January first has become known as the magical, mystical day that you can resurrect yourself and start anew. We get to come up with that grand, ambitious goal or some habit we want to start, end, or improve upon for the rest of the year, and call it a New Year’s Resolution. Lose weight, eat healthier, quit smoking – you know the gist. But then you roll out of bed on January first, rising from the dead after a night of torturing your liver, or just procrastinating the start of this ‘new year, new me’ thing. That sparkly, shiny New Year’s Resolution doesn’t seem so exciting now that you actually have to do it.
Not surprisingly, only 8 percent of people are actually successful in achieving their New Year’s resolution. I’ve yet to be successful myself, so one of my resolutions is to successfully complete one! Because it’s so easy to give up or call it quits, here are a few key tricks that will keep you determined and on the right track.
Make your goal achievable… actually. We’d all love to drop weight overnight, quit a bad habit cold turkey, or buy that dream house for a few million dollars. Most of the time, that just isn’t going to happen. In order to achieve your ‘big’ goal, you need to reel it in a little bit. One big goal can seem like a daunting task and an overwhelming amount of work, looming over our heads as simply impossible. By breaking this goal down into smaller, achievable steps, the task is more realistic. For example, one of my ‘big’ goals is to try and have a portfolio of work done when I graduate to give me some experience and a leg up. So I decided I would blog more this year. It’s a great start to a New Year’s Resolution, but it isn’t just enough quite yet. We have a little more refining to do, which leads to the next tip.
Give yourself deadlines based on smaller goals. Wanting to ‘blog more’ means nothing. There are so many ways to get lost in that concept and end up floating in limbo. Vague goals are harder to fulfill, and make it harder still to remain motivated.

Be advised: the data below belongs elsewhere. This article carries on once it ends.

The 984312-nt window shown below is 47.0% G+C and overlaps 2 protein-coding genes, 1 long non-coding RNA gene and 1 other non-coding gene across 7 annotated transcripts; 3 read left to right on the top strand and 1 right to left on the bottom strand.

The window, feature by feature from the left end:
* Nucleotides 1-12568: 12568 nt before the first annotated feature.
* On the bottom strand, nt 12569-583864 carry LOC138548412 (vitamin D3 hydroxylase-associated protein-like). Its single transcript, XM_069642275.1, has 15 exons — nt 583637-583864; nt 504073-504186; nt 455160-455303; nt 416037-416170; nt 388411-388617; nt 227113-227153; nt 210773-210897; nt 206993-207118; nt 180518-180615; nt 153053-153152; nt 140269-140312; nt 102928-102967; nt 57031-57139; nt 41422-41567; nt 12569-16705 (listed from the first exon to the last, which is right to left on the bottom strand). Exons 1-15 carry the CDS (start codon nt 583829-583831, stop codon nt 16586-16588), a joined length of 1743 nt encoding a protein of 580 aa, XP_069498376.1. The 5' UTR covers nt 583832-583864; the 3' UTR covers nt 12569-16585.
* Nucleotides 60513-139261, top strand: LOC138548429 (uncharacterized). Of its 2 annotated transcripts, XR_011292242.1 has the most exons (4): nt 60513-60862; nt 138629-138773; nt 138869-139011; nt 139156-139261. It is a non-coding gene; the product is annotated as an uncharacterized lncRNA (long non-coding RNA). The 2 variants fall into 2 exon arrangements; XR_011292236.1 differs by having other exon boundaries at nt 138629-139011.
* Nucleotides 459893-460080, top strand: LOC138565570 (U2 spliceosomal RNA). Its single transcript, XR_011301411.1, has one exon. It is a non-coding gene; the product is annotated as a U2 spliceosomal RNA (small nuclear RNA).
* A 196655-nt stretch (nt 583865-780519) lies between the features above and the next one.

It’s important to a clearly define, tangible goal, so I decided that I will post a blog once a week. But I won’t be posting a blog once a week whenever I get around to it. I specified even more – posting once every Wednesday. Setting a goal is great, but without creating a plan there’s no way to keep track of progress. Creating steps and deadlines will make your ‘big goal’ seem less tantalizing and will help keep your progress on track.
Write your goals down. It’s one thing to come up with New Year’s Resolution; it’s another to actually pursue it. A study done by Dr. Gail Matthews, a psychology professor at the Dominican University in California, found that “you become 42% more likely to achieve your goals and dreams, simply by writing them down on a regular basis.” Writing down your goals works because it engages both halves of your brain: the logic-based left hemisphere through writing the goal down, and the imaginative right through just thinking about the goal. By making a conscious effort to direct both physical and mental attention to your goal, you’re letting your brain know that you mean business!
Most importantly, make sure your goal is something you actually want. Just like playing a sport, you aren’t going to do very well if both your head and heart aren’t in it. Just because your friends are going vegetarian or your mom wants you to take up knitting with her doesn’t mean you have to, too. Your resolution should be something that you want, for whatever reason that may be. If it’s something you’re passionate about achieving, you’re chances of reaching that goal are already higher!
Completing a New Year’s Resolution takes discipline and dedication, but is totally doable. This time next year, hopefully we can tick off the goal of actually completing a New Year’s Resolution.